Another objection is that we can’t assess an exact improbability for life. We can tell something is highly improbable even if we cannot compute an exact value or conduct a series of trial experiments. What are the odds that I would beat Lebron James in a one-on-one basketball game? My only chance would be if he got hurt or something and it would be hard to estimate that very precisely.

I agree that it is premature to put an exact number to the rarity of life-permitting universes among possibilities but I believe that we have a dozen or more independent reasons for thinking it highly improbable. I did toss out the improbability of 1 in 10^100 in a previous blog – as a counterfactual saying in effect that if it could be shown that intelligent life was this rare among possibilities, wouldn’t you count it as some evidence for cosmic design? I indicated that when I present the evidence in detail that I would attempt to justify this number and that many non-theistic physicists accept this magnitude of a number for just a single parameter in some cases.

If we accept the plausible assumptions found in the peer-reviewed physics literature, we do end up with an incredible improbability for a life-permitting universe if physics is set randomly. These articles often cite a natural range for constants based on magnitudes derived from Quantum Field Theory or particle masses as predicted by the standard model of particle physics. For my fine-tuning claim to be defeated virtually all of these physics articles would need to be mistaken.

Computing an exact value involves knowing the exact range of possibilities and the distribution function neither of which is generally known precisely. Many scientists take the principle of indifference to imply a uniform (and thus linear) distribution of possible values for constants, Citing Aguirre’s work, Luke Barnes indicates that it’s unreasonable to expect that new information about underlying physics will invalidate fine-tuning: “In short, to significantly change the probability of a life-permitting universe, we would need a prior that centres close to the observed value, and has a narrow peak. But this simply exchanges one fine-tuning for two – the centre and peak of the distribution.” Barnes/Aguirre discussed this at last summer’s philosophy of cosmology conference amidst many prominent physicists and philosophers who have written about the fine-tuning and no one challenged it. Barnes lists some other key attendees as: Craig Callender (UCSD), Sean Carroll (Cal Tech), Shelly Goldstein (Rutgers), Anna Ijjas (Harvard/Rutgers), Tim Maudlin (NYU), Priya Natarajan (Yale), Ward Struyve (Rutgers), Tiziana Vistarini, (Rutgers), David Wallace (Oxford), Alex Pruss, Chris Smeenk, Fred Adams, Leonard Susskind, Matt Johnson.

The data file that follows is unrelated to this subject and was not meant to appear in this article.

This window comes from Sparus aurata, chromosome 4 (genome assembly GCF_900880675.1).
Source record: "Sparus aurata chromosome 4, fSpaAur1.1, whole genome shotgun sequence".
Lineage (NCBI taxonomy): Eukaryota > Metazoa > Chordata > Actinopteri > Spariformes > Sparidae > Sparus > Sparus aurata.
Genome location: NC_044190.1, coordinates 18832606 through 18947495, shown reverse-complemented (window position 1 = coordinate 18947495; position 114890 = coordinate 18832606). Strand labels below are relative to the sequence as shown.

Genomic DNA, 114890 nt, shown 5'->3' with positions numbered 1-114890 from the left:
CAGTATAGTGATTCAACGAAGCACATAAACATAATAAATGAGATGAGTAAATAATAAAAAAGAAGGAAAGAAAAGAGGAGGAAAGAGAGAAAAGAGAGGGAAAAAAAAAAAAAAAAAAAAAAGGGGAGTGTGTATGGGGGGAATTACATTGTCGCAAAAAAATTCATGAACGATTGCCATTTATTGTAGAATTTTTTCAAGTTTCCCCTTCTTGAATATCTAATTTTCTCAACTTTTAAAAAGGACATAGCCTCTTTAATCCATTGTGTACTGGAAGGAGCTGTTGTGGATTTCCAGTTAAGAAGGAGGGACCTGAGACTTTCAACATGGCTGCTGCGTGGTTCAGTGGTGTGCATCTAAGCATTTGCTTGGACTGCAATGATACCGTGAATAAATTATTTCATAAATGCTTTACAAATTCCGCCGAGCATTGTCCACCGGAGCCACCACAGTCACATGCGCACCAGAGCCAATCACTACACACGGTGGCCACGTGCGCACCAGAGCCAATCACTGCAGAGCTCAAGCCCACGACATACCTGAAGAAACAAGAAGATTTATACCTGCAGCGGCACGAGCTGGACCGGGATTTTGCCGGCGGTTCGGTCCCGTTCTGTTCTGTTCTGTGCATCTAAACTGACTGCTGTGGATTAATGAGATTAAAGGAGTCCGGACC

In summary, I think it would be a mistake to ignore fine-tuning simply because we don’t know exact ranges that values can take on – if anything we may be underestimating them. As I’m presenting the evidence I’ll try to highlight what physicists are saying with regard to expectations for the range of parameter space and the reader can evaluate whether or not these physicists are mistaken in claiming that life-permitting universes are rare among possibilities.

[1] Bernard Carr and Martin Rees, “The Anthropic Principle and the Structure of the Physical World,” Nature 278, (1979): 612.

[2] Paul Davies in Templeton address in August 1995.

[3] Smolin. The Trouble with Physics: The Rise of String Theory, the Fall of a Science, and What Comes Next. (New York: Houghton Mifflin Co., 2006), p. 127.

[4] Paul Davies, The Mind of God (New York: Simon & Schuster, 1992), p 169.